The Dislike of Catholicism: Understanding the Holy in the Catholic Tradition

Jesus le nazaréen by *Katch* via Flickr


If you ask someone on the street about the difference between a Catholic, Protestant, Evangelical and Fundamentalist Christian, chances are they’ll smile and admit ignorance.

Back in the 1990s, a fellow student of Religious Studies raised an interesting point in one of those mandatory seminars that everyone attends but secretly wishes they didn’t have to. He said humanities researchers should state their personal biases at the outset of a study instead of presuming they’re objective observers.

These days, the whole idea of objectivity is under fire, and rightly so. Any academic or scientist worth their salt will admit we can’t escape bias. The sciences have emerging concepts like “confirmation bias” and “experimenter bias.” And spiritual persons believing they’ve had a divine revelation should step back and ask if their apparent truth belongs within a given context. Is their revelation merely one that is appropriate for a given moment? It may be powerful. But it is universal? The highest?

This much said, and in keeping with my classmate’s prescription, I’ll tell a bit about myself to illustrate where I’m coming from.

English: Catholic church in Tehran
Catholic church in Tehran (Photo credit: Wikipedia)

Before converting to Catholicism in 2001, I had little interest in organized religion. Childhood summers were spent enjoying the natural environment of Georgian Bay’s eastern shores. In winters I downhill skied at a resort overlooking the south side of Georgian Bay. So, in a sense, the great outdoors was my religion.

As for religion, itself, I was baptized in the Anglican church but never attended regular services. Weddings and funerals, that was it.

Like many kids, I asked the big questions. Why are we here? What is infinity? I never really got any answers but I kept on asking.

Eventually, I went to university and had summer jobs to help defray the cost. By that time I’d gravitated toward Freud, Jung and sociologists like G. H. Mead and Emile Durkheim. Later, I studied East-West philosophy, New Age and non-Christian religions. In 2001 I became a bona fide Catholic. But a free thinking one.

Since then I’ve met many critics of Catholicism. Instead of ignoring their views, I’ve talked with those honest enough to say what they really think. And from this I have a pretty good picture as to why some folks dislike Catholicism.

High Rock Island, Georgian Bay

Before writing this article, I told a Catholic friend about my plan to do so. She suggested I call it “Why people like Catholicism.” But I feel that dislike is the better term, because I’m mostly responding to the critics. And I’m not trying to put a positive spin on the all-too-human side of the Church. God knows, there are many issues in the Catholic Church.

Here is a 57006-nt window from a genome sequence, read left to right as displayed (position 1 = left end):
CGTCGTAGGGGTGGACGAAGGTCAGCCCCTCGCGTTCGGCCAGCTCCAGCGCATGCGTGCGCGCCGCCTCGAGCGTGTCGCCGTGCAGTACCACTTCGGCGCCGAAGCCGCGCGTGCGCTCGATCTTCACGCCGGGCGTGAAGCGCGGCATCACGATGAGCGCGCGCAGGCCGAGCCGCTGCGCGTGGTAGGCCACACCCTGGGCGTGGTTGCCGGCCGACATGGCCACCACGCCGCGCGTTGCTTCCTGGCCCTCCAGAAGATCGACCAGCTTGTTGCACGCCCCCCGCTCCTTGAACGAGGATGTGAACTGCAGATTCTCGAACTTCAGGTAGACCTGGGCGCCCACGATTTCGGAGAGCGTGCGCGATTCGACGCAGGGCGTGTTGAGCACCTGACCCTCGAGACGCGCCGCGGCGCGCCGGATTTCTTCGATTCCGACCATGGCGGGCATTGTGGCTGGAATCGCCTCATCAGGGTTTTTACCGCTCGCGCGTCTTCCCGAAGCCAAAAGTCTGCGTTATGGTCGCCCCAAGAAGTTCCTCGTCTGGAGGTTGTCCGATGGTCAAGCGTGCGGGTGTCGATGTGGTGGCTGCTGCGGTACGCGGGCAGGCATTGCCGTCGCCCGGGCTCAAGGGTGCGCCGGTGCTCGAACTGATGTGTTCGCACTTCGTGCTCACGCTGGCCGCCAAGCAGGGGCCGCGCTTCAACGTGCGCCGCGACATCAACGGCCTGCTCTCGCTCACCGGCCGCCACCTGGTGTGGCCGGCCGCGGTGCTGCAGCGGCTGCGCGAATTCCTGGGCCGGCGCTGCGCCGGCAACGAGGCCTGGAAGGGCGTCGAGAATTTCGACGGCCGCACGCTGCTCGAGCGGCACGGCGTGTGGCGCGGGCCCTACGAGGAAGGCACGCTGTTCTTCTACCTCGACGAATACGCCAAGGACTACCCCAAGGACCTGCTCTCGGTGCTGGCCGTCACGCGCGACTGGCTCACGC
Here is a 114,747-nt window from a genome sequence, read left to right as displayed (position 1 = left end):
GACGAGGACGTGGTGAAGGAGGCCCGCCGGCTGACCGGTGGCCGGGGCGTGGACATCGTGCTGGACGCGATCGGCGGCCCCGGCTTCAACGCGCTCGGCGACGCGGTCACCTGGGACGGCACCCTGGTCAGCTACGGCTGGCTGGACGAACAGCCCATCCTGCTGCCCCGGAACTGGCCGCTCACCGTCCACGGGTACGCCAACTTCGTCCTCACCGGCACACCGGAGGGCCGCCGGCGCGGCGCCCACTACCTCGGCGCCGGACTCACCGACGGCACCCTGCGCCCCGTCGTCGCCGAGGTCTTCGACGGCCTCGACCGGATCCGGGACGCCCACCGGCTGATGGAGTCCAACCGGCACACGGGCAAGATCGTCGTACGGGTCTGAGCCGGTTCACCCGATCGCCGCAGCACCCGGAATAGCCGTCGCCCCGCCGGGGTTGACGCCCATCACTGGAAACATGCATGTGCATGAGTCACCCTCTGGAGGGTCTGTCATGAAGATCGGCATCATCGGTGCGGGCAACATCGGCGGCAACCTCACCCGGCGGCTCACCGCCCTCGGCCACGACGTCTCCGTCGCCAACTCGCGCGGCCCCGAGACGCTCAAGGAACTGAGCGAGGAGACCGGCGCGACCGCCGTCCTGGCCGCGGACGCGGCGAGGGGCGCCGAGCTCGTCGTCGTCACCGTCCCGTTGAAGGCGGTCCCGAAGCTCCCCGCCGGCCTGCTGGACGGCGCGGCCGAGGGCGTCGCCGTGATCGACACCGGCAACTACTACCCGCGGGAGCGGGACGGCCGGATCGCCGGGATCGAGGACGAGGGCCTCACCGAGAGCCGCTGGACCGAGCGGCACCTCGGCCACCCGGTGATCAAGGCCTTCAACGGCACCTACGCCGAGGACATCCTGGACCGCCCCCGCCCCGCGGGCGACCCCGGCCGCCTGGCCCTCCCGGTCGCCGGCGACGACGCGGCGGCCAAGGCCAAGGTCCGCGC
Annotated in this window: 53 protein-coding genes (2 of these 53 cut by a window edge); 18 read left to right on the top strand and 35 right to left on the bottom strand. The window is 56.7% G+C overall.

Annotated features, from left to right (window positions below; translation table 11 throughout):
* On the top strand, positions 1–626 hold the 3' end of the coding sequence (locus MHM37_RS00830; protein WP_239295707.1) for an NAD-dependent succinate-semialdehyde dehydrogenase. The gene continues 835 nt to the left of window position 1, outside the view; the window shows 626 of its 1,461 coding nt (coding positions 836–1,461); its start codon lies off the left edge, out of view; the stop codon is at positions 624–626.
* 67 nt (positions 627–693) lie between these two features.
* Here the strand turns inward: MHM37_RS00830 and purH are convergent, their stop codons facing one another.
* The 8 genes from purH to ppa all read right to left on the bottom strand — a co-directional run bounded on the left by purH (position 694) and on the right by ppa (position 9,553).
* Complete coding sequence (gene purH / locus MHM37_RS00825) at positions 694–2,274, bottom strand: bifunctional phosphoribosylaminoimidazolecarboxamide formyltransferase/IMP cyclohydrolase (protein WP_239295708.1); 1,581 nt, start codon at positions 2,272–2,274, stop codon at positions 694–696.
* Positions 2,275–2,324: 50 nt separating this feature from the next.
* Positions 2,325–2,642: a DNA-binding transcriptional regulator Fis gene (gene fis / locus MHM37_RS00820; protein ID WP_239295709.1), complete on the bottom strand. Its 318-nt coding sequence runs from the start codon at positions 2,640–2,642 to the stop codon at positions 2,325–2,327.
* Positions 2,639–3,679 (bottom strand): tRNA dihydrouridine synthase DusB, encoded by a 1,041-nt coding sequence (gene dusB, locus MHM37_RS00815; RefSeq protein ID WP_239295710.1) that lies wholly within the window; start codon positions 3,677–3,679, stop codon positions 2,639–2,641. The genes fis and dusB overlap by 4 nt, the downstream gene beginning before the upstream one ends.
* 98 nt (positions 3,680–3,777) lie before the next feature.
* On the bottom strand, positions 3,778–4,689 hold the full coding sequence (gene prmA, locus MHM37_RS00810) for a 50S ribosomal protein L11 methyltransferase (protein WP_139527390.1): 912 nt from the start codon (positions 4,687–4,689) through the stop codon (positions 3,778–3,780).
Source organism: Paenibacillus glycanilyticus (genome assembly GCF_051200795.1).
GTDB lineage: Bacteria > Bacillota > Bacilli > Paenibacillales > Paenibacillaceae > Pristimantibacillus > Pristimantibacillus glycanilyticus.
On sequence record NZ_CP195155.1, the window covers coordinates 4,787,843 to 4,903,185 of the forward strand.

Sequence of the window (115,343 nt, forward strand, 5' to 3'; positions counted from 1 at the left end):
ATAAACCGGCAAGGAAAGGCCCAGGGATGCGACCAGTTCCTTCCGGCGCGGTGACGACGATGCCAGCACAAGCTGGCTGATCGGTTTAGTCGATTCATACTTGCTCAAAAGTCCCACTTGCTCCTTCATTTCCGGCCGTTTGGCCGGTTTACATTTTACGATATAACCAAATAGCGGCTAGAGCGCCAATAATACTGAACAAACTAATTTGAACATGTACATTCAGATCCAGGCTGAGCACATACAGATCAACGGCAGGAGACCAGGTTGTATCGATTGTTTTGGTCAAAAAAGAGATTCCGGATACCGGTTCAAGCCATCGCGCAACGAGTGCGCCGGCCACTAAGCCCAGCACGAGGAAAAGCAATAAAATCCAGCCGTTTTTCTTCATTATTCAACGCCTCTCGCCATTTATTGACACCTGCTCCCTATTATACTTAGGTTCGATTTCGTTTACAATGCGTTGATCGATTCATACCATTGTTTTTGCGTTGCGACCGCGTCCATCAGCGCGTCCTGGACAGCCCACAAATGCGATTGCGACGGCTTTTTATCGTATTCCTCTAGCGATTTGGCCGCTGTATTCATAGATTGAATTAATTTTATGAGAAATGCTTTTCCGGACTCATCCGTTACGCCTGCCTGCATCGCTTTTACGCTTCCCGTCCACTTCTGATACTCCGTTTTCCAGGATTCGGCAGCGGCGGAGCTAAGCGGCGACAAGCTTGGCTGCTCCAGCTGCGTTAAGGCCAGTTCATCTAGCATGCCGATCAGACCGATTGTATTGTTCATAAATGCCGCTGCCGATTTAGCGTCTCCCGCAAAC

Despite its real and pressing problems, I continue to experience the holy within the Church. And it’s not just because I was brainwashed as a kid. As mentioned, I wasn’t even a Catholic, and as a Protestant, I never went to church. I skied. I swam. But church? Nahhh.

Copyright © Michael Clark, 2014.

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11 thoughts on “The Dislike of Catholicism: Understanding the Holy in the Catholic Tradition

  1. I really do not see anything holy about Catholicism at all..
    I do not accept any roman catholics as being christian..and this is because of its false teaching, and the demonic practices of ..

    It is the whore of bablon..


  2. Inspiring and truthful expressed. there are 1.6 billion Catholics we try our best to represent our faith.l believe knowing Christ is having a precious diamond worth all the treasures in the world.My regards.JMS ( please read my post .”God’s Grace!/ Ransom.


  3. @spookchristian… thanks for the links. I’m familiar with almost all of those criticisms. I think there was one that was new to me. Anyhow, I’m not doing a point by point critique. But hopefully the ensuing parts will cover much of them. Pls stay tuned…

    Also thanks for using – I like that tool.


  4. I have no intention whatsoever of following your blog, or tuning in to what you are blogging..
    I am confident that you will endeavour to persevere in spreading the lies of roman catholicism.


    1. I’m sure you believe you are doing the right thing. You have your background, personality, and life experiences that have contributed to what you now say. But I also have mine. And the outcome is quite different. So I’m just being honest with my experience and reflections within the RCC.

      I believe Jesus values sincerity.


      1. it is nothing to do with background, personality, and life experiences, it is to do with Gods word..
        your obviously trying to make my motivation, into something it is NOT..



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